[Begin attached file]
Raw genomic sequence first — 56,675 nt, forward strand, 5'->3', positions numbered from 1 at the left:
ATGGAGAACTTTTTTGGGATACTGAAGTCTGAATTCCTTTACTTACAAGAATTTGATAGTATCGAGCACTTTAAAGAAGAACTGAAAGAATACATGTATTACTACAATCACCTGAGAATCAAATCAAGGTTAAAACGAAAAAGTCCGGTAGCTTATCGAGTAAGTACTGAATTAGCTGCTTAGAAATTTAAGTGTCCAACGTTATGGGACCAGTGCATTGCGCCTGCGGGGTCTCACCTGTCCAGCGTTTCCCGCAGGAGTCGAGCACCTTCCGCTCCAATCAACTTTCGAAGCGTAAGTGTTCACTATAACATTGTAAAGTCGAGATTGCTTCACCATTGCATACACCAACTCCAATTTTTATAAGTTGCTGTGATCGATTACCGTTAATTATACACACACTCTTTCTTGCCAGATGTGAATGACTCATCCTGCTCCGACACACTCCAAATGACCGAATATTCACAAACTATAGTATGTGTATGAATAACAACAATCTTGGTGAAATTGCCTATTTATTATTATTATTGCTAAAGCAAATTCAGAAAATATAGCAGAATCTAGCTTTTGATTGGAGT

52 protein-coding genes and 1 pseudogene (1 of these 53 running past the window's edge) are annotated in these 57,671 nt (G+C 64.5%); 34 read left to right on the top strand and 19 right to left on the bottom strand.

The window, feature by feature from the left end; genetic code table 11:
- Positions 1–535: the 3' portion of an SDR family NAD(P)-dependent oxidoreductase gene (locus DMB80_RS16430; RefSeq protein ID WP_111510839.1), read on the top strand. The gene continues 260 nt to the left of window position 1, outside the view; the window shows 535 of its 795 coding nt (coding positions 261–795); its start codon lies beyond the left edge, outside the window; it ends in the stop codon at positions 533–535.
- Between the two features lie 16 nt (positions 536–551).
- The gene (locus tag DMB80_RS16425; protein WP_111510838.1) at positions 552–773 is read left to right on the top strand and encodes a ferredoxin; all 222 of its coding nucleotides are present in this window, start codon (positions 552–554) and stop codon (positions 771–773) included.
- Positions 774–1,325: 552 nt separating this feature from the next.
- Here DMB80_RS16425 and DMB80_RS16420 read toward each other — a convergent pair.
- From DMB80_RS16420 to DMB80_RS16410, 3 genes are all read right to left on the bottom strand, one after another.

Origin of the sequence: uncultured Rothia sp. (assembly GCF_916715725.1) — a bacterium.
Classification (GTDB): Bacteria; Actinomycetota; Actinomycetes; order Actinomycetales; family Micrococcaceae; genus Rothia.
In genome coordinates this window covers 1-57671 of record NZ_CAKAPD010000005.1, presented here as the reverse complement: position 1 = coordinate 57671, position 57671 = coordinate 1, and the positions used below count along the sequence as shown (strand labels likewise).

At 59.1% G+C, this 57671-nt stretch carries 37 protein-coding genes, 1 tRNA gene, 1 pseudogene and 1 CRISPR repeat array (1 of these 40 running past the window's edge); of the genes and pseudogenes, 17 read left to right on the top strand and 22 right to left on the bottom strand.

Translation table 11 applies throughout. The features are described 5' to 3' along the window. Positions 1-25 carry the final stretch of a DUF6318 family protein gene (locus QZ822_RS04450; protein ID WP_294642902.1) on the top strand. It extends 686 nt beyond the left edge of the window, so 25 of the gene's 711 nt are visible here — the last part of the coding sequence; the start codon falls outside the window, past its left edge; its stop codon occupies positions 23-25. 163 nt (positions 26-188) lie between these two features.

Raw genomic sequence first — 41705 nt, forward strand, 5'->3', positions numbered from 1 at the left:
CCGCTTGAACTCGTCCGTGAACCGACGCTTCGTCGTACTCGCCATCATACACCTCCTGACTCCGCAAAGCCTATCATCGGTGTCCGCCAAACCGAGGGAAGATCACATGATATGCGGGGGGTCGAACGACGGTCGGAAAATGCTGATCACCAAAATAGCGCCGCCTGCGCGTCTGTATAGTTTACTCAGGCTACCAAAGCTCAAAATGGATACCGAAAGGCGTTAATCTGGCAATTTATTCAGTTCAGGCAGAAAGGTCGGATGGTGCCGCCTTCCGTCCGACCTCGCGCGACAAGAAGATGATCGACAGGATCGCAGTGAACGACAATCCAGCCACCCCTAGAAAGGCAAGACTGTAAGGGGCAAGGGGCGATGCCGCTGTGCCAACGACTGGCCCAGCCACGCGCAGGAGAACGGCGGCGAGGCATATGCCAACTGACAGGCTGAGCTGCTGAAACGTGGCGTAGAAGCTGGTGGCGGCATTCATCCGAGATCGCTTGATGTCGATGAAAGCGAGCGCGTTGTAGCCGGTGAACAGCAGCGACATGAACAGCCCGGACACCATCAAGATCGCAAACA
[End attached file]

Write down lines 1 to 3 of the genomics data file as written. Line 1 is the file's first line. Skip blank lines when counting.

Raw genomic sequence first — 56,675 nt, forward strand, 5'->3', positions numbered from 1 at the left:
ATGGAGAACTTTTTTGGGATACTGAAGTCTGAATTCCTTTACTTACAAGAATTTGATAGTATCGAGCACTTTAAAGAAGAACTGAAAGAATACATGTATTACTACAATCACCTGAGAATCAAATCAAGGTTAAAACGAAAAAGTCCGGTAGCTTATCGAGTAAGTACTGAATTAGCTGCTTAGAAATTTAAGTGTCCAACGTTATGGGACCAGTGCATTGCGCCTGCGGGGTCTCACCTGTCCAGCGTTTCCCGCAGGAGTCGAGCACCTTCCGCTCCAATCAACTTTCGAAGCGTAAGTGTTCACTATAACATTGTAAAGTCGAGATTGCTTCACCATTGCATACACCAACTCCAATTTTTATAAGTTGCTGTGATCGATTACCGTTAATTATACACACACTCTTTCTTGCCAGATGTGAATGACTCATCCTGCTCCGACACACTCCAAATGACCGAATATTCACAAACTATAGTATGTGTATGAATAACAACAATCTTGGTGAAATTGCCTATTTATTATTATTATTGCTAAAGCAAATTCAGAAAATATAGCAGAATCTAGCTTTTGATTGGAGT

52 protein-coding genes and 1 pseudogene (1 of these 53 running past the window's edge) are annotated in these 57,671 nt (G+C 64.5%); 34 read left to right on the top strand and 19 right to left on the bottom strand.